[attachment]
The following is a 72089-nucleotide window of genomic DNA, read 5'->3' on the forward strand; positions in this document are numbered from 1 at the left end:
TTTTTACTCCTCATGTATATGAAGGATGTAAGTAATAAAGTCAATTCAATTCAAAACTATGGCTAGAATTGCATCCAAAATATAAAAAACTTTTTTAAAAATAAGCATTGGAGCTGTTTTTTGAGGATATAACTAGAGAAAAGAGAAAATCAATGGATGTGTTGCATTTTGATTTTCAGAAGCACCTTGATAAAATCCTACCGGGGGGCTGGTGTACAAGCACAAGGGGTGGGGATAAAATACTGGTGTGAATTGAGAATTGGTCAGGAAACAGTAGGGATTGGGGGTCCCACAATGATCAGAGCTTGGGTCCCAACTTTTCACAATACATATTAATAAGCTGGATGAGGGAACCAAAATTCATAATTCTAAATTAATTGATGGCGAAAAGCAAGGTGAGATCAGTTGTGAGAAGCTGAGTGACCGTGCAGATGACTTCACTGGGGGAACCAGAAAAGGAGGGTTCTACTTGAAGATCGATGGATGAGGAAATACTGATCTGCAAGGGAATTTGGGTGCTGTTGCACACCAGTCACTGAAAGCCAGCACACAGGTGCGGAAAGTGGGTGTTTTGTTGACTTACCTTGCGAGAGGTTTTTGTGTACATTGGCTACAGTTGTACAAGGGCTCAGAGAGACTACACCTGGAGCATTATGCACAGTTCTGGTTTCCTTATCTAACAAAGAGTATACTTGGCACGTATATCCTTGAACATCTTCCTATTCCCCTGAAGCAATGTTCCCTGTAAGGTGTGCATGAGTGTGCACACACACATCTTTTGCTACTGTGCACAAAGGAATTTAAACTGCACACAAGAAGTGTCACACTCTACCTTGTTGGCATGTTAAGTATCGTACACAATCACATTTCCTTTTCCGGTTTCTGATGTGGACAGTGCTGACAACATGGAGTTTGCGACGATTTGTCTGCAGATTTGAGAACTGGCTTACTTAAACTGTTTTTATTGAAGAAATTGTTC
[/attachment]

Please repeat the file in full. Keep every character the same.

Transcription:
The following is a 72089-nucleotide window of genomic DNA, read 5'->3' on the forward strand; positions in this document are numbered from 1 at the left end:
TTTTTACTCCTCATGTATATGAAGGATGTAAGTAATAAAGTCAATTCAATTCAAAACTATGGCTAGAATTGCATCCAAAATATAAAAAACTTTTTTAAAAATAAGCATTGGAGCTGTTTTTTGAGGATATAACTAGAGAAAAGAGAAAATCAATGGATGTGTTGCATTTTGATTTTCAGAAGCACCTTGATAAAATCCTACCGGGGGGCTGGTGTACAAGCACAAGGGGTGGGGATAAAATACTGGTGTGAATTGAGAATTGGTCAGGAAACAGTAGGGATTGGGGGTCCCACAATGATCAGAGCTTGGGTCCCAACTTTTCACAATACATATTAATAAGCTGGATGAGGGAACCAAAATTCATAATTCTAAATTAATTGATGGCGAAAAGCAAGGTGAGATCAGTTGTGAGAAGCTGAGTGACCGTGCAGATGACTTCACTGGGGGAACCAGAAAAGGAGGGTTCTACTTGAAGATCGATGGATGAGGAAATACTGATCTGCAAGGGAATTTGGGTGCTGTTGCACACCAGTCACTGAAAGCCAGCACACAGGTGCGGAAAGTGGGTGTTTTGTTGACTTACCTTGCGAGAGGTTTTTGTGTACATTGGCTACAGTTGTACAAGGGCTCAGAGAGACTACACCTGGAGCATTATGCACAGTTCTGGTTTCCTTATCTAACAAAGAGTATACTTGGCACGTATATCCTTGAACATCTTCCTATTCCCCTGAAGCAATGTTCCCTGTAAGGTGTGCATGAGTGTGCACACACACATCTTTTGCTACTGTGCACAAAGGAATTTAAACTGCACACAAGAAGTGTCACACTCTACCTTGTTGGCATGTTAAGTATCGTACACAATCACATTTCCTTTTCCGGTTTCTGATGTGGACAGTGCTGACAACATGGAGTTTGCGACGATTTGTCTGCAGATTTGAGAACTGGCTTACTTAAACTGTTTTTATTGAAGAAATTGTTC